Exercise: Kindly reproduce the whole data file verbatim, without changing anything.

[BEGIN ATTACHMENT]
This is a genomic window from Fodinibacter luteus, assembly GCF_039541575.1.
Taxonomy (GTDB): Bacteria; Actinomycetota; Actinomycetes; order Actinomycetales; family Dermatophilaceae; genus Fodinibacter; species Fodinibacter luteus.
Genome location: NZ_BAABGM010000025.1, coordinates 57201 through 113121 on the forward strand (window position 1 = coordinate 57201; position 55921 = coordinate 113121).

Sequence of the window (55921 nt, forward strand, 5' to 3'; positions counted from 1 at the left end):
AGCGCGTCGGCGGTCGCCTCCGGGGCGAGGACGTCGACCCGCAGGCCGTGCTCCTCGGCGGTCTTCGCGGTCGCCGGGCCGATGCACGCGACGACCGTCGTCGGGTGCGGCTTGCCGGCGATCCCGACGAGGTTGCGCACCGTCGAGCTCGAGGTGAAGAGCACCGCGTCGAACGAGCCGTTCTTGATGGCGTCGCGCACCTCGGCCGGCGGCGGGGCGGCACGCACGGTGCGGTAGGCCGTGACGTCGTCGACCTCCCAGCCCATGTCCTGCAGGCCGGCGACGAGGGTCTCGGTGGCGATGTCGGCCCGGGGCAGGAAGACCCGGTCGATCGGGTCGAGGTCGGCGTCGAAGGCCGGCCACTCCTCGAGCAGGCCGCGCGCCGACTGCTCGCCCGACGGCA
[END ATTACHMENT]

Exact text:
This is a genomic window from Fodinibacter luteus, assembly GCF_039541575.1.
Taxonomy (GTDB): Bacteria; Actinomycetota; Actinomycetes; order Actinomycetales; family Dermatophilaceae; genus Fodinibacter; species Fodinibacter luteus.
Genome location: NZ_BAABGM010000025.1, coordinates 57201 through 113121 on the forward strand (window position 1 = coordinate 57201; position 55921 = coordinate 113121).

Sequence of the window (55921 nt, forward strand, 5' to 3'; positions counted from 1 at the left end):
AGCGCGTCGGCGGTCGCCTCCGGGGCGAGGACGTCGACCCGCAGGCCGTGCTCCTCGGCGGTCTTCGCGGTCGCCGGGCCGATGCACGCGACGACCGTCGTCGGGTGCGGCTTGCCGGCGATCCCGACGAGGTTGCGCACCGTCGAGCTCGAGGTGAAGAGCACCGCGTCGAACGAGCCGTTCTTGATGGCGTCGCGCACCTCGGCCGGCGGCGGGGCGGCACGCACGGTGCGGTAGGCCGTGACGTCGTCGACCTCCCAGCCCATGTCCTGCAGGCCGGCGACGAGGGTCTCGGTGGCGATGTCGGCCCGGGGCAGGAAGACCCGGTCGATCGGGTCGAGGTCGGCGTCGAAGGCCGGCCACTCCTCGAGCAGGCCGCGCGCCGACTGCTCGCCCGACGGCA